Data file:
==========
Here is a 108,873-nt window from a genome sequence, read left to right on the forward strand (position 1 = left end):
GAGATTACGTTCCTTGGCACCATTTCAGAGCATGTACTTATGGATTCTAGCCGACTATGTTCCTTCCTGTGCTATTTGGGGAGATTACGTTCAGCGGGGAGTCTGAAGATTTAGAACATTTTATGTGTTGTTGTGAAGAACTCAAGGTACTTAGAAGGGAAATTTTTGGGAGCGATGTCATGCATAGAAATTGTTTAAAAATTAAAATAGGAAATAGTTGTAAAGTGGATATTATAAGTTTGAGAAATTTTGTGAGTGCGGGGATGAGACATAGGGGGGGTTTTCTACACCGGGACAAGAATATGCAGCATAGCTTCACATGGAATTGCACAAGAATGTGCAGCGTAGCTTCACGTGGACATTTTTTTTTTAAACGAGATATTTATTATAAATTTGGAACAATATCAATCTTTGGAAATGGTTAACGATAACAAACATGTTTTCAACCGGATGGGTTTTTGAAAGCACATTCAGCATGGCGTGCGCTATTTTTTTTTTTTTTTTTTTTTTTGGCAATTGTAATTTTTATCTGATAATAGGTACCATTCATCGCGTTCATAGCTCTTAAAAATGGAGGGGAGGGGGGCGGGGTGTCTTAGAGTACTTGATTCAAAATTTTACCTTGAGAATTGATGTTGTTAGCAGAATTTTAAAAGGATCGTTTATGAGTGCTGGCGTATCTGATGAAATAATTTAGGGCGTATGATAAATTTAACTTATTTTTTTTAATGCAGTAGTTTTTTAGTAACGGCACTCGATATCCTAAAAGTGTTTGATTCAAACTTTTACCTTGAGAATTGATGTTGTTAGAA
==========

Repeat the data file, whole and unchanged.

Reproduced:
Here is a 108,873-nt window from a genome sequence, read left to right on the forward strand (position 1 = left end):
GAGATTACGTTCCTTGGCACCATTTCAGAGCATGTACTTATGGATTCTAGCCGACTATGTTCCTTCCTGTGCTATTTGGGGAGATTACGTTCAGCGGGGAGTCTGAAGATTTAGAACATTTTATGTGTTGTTGTGAAGAACTCAAGGTACTTAGAAGGGAAATTTTTGGGAGCGATGTCATGCATAGAAATTGTTTAAAAATTAAAATAGGAAATAGTTGTAAAGTGGATATTATAAGTTTGAGAAATTTTGTGAGTGCGGGGATGAGACATAGGGGGGGTTTTCTACACCGGGACAAGAATATGCAGCATAGCTTCACATGGAATTGCACAAGAATGTGCAGCGTAGCTTCACGTGGACATTTTTTTTTTAAACGAGATATTTATTATAAATTTGGAACAATATCAATCTTTGGAAATGGTTAACGATAACAAACATGTTTTCAACCGGATGGGTTTTTGAAAGCACATTCAGCATGGCGTGCGCTATTTTTTTTTTTTTTTTTTTTTTTGGCAATTGTAATTTTTATCTGATAATAGGTACCATTCATCGCGTTCATAGCTCTTAAAAATGGAGGGGAGGGGGGCGGGGTGTCTTAGAGTACTTGATTCAAAATTTTACCTTGAGAATTGATGTTGTTAGCAGAATTTTAAAAGGATCGTTTATGAGTGCTGGCGTATCTGATGAAATAATTTAGGGCGTATGATAAATTTAACTTATTTTTTTTAATGCAGTAGTTTTTTAGTAACGGCACTCGATATCCTAAAAGTGTTTGATTCAAACTTTTACCTTGAGAATTGATGTTGTTAGAA